The San Antonio City Council faces another tough and divisive issue: what to do about paid sick leave. There are a lot of misconceptions about compensation and what that word means in a business. For businesses, it’s about attracting and retaining good employees to provide whatever product or service a business is trying to sell. For employees, it’s about earning a level of compensation that will allow them to take care of themselves and their families.
The true definition of compensation
There are the things everyone automatically thinks when you hear the term compensation, like salary and time off. However, a compensation system for any entity is far more complicated than that — it includes other things like health care, retirement, bonuses, car allowances, etc. Compensation systems can be amazingly complicated. However, they all serve the same purpose: ensuring a business can attract and retain good employees so they can support themselves and their families at the same time as ensuring the business is profitable. Two very important decisions are made at hiring 1) the business gets to decide if they want to make someone an offer and 2) the applicant gets to decide if they want to accept.
Now, those decisions can — and often do — change over time from both perspectives. Employees can decide a job they have is not meeting their needs. A business can decide that their compensation system is not attracting and retaining employees as they thought it would. Regardless, that same important decision power still rests with the individual employee and the individual business. Sometimes they’ll agree and sometimes they won’t. I’ve made those decisions numerous times throughout my career, both as an individual employee and as someone responsible for running a business.
Employee vs business rights
But enough Human Resources rambling. What does this have to do with the current debate about paid sick leave?
One group believes that it is an employee’s right to have designated paid sick leave. The other group believes it is an individual business’ right as to whether or not to provide it. There are two fallacies in those sentences.
The first is the idea that sick leave unto itself is the only answer to a compensation system, when it is merely a potential part of a compensation system. It is not a compensation system by itself. Let’s assume that the ordinance is enforceable. What is the reaction of those businesses it affects? If they can afford it and view it as a good way to modify their current compensation system in order to help attract and retain employees, they welcome the ordinance with open arms. If they can’t afford it or don’t think it will help them in attracting and retaining employees, they will be forced to change their compensation system in order to follow the ordinance. This essentially means they’ll be forced to cut something else out of their compensation system to offset the cost. This could include anything from decreasing salary, charging more for other benefits they might already offer, or increasing the price of whatever product or service the business provides.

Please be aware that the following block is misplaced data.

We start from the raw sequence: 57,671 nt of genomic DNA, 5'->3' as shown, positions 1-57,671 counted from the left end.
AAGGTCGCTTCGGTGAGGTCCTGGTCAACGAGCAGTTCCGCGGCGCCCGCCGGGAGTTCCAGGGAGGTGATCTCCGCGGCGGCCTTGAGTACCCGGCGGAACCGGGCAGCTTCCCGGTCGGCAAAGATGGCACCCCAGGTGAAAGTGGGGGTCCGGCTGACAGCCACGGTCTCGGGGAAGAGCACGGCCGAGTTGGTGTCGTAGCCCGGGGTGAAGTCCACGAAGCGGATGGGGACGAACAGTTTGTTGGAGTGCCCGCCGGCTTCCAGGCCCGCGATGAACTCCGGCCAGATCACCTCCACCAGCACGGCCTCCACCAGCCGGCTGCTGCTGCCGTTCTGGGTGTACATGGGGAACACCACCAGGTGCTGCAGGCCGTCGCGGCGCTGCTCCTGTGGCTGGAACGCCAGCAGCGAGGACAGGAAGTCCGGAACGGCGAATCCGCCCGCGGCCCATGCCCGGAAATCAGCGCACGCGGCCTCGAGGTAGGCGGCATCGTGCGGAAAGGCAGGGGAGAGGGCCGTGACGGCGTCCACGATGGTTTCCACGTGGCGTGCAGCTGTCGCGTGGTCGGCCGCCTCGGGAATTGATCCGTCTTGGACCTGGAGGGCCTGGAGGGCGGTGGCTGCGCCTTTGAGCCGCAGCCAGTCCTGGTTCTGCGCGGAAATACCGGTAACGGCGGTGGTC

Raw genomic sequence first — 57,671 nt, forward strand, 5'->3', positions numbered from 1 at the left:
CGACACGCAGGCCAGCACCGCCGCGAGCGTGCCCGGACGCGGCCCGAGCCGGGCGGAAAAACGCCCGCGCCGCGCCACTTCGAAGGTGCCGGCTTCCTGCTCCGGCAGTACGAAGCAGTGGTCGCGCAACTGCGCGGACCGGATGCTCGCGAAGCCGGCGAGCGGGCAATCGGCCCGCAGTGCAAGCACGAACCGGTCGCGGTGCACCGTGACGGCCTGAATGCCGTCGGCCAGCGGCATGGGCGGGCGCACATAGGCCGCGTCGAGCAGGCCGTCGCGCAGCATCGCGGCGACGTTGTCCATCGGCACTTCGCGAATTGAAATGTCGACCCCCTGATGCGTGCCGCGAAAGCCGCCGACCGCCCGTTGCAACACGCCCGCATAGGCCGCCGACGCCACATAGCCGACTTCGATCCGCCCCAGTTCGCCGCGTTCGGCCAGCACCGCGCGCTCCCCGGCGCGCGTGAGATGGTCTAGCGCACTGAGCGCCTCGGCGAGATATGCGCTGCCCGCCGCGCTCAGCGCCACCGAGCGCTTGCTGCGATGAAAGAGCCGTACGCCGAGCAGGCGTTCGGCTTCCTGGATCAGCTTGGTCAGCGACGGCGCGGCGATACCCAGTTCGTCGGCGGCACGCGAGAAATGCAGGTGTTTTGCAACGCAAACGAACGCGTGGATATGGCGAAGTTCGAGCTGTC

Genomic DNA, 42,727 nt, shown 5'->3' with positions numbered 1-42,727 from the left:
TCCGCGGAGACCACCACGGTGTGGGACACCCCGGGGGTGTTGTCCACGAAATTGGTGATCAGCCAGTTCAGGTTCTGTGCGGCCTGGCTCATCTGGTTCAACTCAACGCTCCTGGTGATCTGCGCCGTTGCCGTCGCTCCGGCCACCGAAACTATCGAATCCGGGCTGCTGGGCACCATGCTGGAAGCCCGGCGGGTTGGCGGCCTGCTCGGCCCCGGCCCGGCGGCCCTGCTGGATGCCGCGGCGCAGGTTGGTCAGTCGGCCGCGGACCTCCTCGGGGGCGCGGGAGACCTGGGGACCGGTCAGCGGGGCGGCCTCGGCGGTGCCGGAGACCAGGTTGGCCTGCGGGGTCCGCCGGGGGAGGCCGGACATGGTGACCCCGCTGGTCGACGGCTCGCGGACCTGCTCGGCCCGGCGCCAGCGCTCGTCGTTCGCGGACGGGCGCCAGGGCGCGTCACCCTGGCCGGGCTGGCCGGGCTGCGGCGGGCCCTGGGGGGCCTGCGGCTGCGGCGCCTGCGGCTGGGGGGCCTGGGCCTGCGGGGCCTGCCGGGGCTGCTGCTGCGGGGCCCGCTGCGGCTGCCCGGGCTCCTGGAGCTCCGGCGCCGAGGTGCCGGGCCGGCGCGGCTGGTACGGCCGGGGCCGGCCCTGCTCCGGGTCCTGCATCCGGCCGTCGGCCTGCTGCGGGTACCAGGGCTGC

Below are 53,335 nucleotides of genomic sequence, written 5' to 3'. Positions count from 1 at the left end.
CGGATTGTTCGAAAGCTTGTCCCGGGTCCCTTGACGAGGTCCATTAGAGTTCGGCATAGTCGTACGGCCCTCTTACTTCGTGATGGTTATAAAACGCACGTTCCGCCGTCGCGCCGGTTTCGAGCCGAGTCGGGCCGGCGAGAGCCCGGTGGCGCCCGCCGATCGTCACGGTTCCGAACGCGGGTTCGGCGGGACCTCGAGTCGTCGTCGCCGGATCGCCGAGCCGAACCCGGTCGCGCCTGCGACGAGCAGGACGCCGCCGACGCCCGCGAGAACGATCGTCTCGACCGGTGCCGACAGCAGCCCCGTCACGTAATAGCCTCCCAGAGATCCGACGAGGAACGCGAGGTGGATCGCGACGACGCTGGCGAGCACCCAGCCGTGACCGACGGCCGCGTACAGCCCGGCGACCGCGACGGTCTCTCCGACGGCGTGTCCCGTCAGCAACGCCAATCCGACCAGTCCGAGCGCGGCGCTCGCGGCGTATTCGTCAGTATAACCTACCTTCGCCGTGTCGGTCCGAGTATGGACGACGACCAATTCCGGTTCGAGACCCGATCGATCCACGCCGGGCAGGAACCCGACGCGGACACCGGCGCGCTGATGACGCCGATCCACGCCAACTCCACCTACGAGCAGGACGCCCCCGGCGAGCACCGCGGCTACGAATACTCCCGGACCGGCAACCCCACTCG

This is not a threat to those who believe strongly in paid time off. These are just facts — and why it’s a major fallacy to believe you can address only one aspect of a compensation system to achieve a goal.
An unnecessary fight
Beforehand I did mention there were two fallacies in those earlier sentences. The second is that we shouldn’t be having this fight to begin with. The Council erred in choosing to preempt a duly generated petition asking for a vote on this issue. Instead, they decided to pass an ordinance pandering to a special interest for the sake of political expediency — an ordinance that may or may not be enforceable.
Here’s a suggestion to clean up the mess: scrap the ordinance and put the issue on the ballot as originally requested by the original petition. If it passes, then Council at least has the majority support they can use to justify the ordinance. If it doesn’t pass, then the Council will need to move on to actually running the city and stop trying to tell others how to run their business or make the decision for folks as to where they do or do not work.